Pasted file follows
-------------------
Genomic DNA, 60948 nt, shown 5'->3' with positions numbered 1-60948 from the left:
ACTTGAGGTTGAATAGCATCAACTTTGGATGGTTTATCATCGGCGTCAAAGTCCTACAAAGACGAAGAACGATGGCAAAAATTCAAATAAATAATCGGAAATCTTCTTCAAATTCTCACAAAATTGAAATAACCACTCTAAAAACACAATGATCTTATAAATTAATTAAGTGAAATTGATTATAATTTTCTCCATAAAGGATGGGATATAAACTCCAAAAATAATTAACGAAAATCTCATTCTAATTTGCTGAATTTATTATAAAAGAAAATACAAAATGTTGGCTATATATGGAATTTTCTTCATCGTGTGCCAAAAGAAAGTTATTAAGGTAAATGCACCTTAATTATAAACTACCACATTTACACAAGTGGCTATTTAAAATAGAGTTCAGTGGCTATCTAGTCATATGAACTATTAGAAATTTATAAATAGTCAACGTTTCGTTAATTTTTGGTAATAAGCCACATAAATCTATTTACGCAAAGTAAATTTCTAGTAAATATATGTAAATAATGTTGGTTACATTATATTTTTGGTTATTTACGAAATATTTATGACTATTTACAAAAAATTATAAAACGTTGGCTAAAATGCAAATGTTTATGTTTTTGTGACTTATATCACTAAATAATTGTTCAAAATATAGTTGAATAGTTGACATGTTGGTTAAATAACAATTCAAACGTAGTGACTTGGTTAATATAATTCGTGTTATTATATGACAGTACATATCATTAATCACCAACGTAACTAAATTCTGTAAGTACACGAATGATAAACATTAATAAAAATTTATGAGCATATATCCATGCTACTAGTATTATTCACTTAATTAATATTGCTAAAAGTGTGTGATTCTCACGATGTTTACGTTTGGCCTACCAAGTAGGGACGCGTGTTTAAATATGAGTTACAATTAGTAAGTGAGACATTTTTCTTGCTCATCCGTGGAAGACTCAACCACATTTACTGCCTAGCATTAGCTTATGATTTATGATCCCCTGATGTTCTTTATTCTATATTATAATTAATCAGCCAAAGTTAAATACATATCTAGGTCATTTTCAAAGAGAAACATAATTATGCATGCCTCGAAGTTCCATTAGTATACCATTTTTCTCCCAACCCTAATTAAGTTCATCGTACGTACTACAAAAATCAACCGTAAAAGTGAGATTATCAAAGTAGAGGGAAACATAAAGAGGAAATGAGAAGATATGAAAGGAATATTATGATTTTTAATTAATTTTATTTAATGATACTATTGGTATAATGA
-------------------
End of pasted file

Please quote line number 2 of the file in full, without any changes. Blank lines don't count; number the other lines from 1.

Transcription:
ACTTGAGGTTGAATAGCATCAACTTTGGATGGTTTATCATCGGCGTCAAAGTCCTACAAAGACGAAGAACGATGGCAAAAATTCAAATAAATAATCGGAAATCTTCTTCAAATTCTCACAAAATTGAAATAACCACTCTAAAAACACAATGATCTTATAAATTAATTAAGTGAAATTGATTATAATTTTCTCCATAAAGGATGGGATATAAACTCCAAAAATAATTAACGAAAATCTCATTCTAATTTGCTGAATTTATTATAAAAGAAAATACAAAATGTTGGCTATATATGGAATTTTCTTCATCGTGTGCCAAAAGAAAGTTATTAAGGTAAATGCACCTTAATTATAAACTACCACATTTACACAAGTGGCTATTTAAAATAGAGTTCAGTGGCTATCTAGTCATATGAACTATTAGAAATTTATAAATAGTCAACGTTTCGTTAATTTTTGGTAATAAGCCACATAAATCTATTTACGCAAAGTAAATTTCTAGTAAATATATGTAAATAATGTTGGTTACATTATATTTTTGGTTATTTACGAAATATTTATGACTATTTACAAAAAATTATAAAACGTTGGCTAAAATGCAAATGTTTATGTTTTTGTGACTTATATCACTAAATAATTGTTCAAAATATAGTTGAATAGTTGACATGTTGGTTAAATAACAATTCAAACGTAGTGACTTGGTTAATATAATTCGTGTTATTATATGACAGTACATATCATTAATCACCAACGTAACTAAATTCTGTAAGTACACGAATGATAAACATTAATAAAAATTTATGAGCATATATCCATGCTACTAGTATTATTCACTTAATTAATATTGCTAAAAGTGTGTGATTCTCACGATGTTTACGTTTGGCCTACCAAGTAGGGACGCGTGTTTAAATATGAGTTACAATTAGTAAGTGAGACATTTTTCTTGCTCATCCGTGGAAGACTCAACCACATTTACTGCCTAGCATTAGCTTATGATTTATGATCCCCTGATGTTCTTTATTCTATATTATAATTAATCAGCCAAAGTTAAATACATATCTAGGTCATTTTCAAAGAGAAACATAATTATGCATGCCTCGAAGTTCCATTAGTATACCATTTTTCTCCCAACCCTAATTAAGTTCATCGTACGTACTACAAAAATCAACCGTAAAAGTGAGATTATCAAAGTAGAGGGAAACATAAAGAGGAAATGAGAAGATATGAAAGGAATATTATGATTTTTAATTAATTTTATTTAATGATACTATTGGTATAATGA